In the Trenches: Managing Up to Solve Fundraising Problems

In their efforts to manage up, development professionals sometimes encounter fundraising problems with volunteer board members who have seniority over them, says a long-time fundraiser who requested anonymity to discuss a sensitive issue at her university. After a study showed the institution could raise tens of millions of dollars in its upcoming capital campaign, the fundraiser approached the trustee chairing the board’s development committee at a meeting with other officials.


The trustee, she says, erupted and “really dressed me down” in front of others. While attacking her, he loudly dismissed the idea that the university could raise as much as the study said. The fundraiser talked to the university’s president about the incident, but he decided to keep the trustee on as the development committee chair. It took two more conversations, she says, to stress that the issue “is not about being humiliated in public. We need the right person so we can get this done.” Finally the trustee was reassigned to another committee, and the university went on to surpass its campaign goal.


To manage up in solving problems, fundraisers and others sometimes have to go around their superiors. That was the case with Tony DeCristofaro, who years ago managed a national scandal involving his boss at United Way of America who was later imprisoned for embezzling donated funds. An executive with seniority over DeCristofaro told him not to send any news stories about the scandal to local United Ways who were clamoring for the information. The thinking was that giving them the stories would only inflame the controversy and hurt fundraising, recalls DeCristofaro.


But local United Ways, he says, were part of the organization and deserved to know what was happening. He asked some of the locals to call his boss and ask to see the news. It worked. “The boss relented and said ‘Thanks for telling Person X to call me,’ but it got the message across,” DeCristofaro says. Oftentimes, lawyers advise not talking about legal matters, but that doesn’t work in the court of public opinion, he says. “There’s a legal strategy, but you need a corresponding public relations strategy too.”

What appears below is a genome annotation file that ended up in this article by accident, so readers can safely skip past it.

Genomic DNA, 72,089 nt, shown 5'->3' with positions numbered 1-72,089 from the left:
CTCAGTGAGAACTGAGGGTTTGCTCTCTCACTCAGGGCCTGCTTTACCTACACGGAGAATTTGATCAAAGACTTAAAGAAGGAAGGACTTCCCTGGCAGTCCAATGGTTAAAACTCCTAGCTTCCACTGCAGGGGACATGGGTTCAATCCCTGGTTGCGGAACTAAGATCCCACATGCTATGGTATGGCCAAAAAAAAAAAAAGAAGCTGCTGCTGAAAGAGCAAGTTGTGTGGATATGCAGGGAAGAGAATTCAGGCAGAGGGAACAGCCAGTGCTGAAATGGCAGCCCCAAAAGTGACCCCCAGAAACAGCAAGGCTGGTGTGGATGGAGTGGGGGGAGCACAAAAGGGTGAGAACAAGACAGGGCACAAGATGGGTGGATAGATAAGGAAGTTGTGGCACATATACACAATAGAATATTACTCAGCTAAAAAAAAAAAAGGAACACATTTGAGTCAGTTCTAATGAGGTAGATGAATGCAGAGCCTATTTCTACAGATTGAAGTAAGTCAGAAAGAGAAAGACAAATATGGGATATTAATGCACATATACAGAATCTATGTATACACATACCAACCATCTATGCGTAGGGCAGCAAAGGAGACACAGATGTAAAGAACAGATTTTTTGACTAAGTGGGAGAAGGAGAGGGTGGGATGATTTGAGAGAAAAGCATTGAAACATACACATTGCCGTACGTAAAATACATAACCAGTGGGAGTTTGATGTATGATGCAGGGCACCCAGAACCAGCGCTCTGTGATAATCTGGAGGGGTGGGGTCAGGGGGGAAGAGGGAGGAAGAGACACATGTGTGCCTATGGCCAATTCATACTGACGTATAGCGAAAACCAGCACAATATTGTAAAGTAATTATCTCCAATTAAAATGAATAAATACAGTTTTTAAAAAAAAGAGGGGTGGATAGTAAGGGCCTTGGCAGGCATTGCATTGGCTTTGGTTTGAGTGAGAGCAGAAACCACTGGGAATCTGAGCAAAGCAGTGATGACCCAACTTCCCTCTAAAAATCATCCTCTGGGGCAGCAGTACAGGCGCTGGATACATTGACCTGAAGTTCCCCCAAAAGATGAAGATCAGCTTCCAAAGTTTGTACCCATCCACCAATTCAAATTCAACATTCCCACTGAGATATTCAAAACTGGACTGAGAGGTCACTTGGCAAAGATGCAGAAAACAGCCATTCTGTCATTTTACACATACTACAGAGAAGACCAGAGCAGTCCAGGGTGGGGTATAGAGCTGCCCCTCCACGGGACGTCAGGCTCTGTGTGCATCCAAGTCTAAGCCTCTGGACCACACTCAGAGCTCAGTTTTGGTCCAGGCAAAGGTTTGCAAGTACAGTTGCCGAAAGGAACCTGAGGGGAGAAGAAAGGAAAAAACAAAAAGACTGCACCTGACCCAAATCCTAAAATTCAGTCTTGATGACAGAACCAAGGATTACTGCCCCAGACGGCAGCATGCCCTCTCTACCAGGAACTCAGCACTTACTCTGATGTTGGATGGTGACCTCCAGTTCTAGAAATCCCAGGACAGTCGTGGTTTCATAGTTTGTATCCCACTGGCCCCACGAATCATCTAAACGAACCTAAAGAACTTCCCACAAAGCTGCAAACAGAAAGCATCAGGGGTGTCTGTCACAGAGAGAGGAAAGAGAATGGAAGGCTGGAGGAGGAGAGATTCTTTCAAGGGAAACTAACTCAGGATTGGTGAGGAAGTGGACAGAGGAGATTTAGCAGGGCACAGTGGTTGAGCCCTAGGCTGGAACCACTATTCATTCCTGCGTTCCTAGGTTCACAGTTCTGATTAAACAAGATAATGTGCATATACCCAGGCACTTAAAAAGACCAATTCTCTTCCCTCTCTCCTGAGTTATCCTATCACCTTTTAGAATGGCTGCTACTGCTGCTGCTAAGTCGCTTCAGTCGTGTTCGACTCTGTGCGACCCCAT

In other cases, a fundraiser’s immediate boss complicates fundraising, says another senior development professional who requested anonymity to talk about a tricky situation. In a previous job, the fundraiser worked with a couple who wanted to make a substantial gift to the institution without fanfare. The problem was the university’s president, who wanted to intercede with the donors as he normally would with such a large gift. The fundraiser knew that would only irritate the couple.


“I had to take a very strong stand with the president over the course of a week or two, getting this not to happen,” the fundraiser recalls. “I had to make the point in a way that would not offend him.” Eventually, after multiple conversations, he says, his boss realized how jumping in with the donors could jeopardize the gift. “It was not to threaten” the president, he says. “It was being patient in explaining the donors’ perspective.” 


Sometimes, no matter how hard a fundraiser tries, efforts to manage up are futile, and leaders do things that are reprehensible and, in some cases, even illegal, says Lou Nanni, the lead fundraiser at Indiana’s University of Notre Dame. Nanni says he learned that lesson by working at a private high school in Chile during a time of political unrest when he saw leaders severely punishing students for simply expressing their views.


In such cases, the best course of action “is to make sure you hold onto your integrity and do the best job you can. Commit to excellence,” he says. “Try to find people you can confide in. Do your best, and understand you can’t control everything.” 

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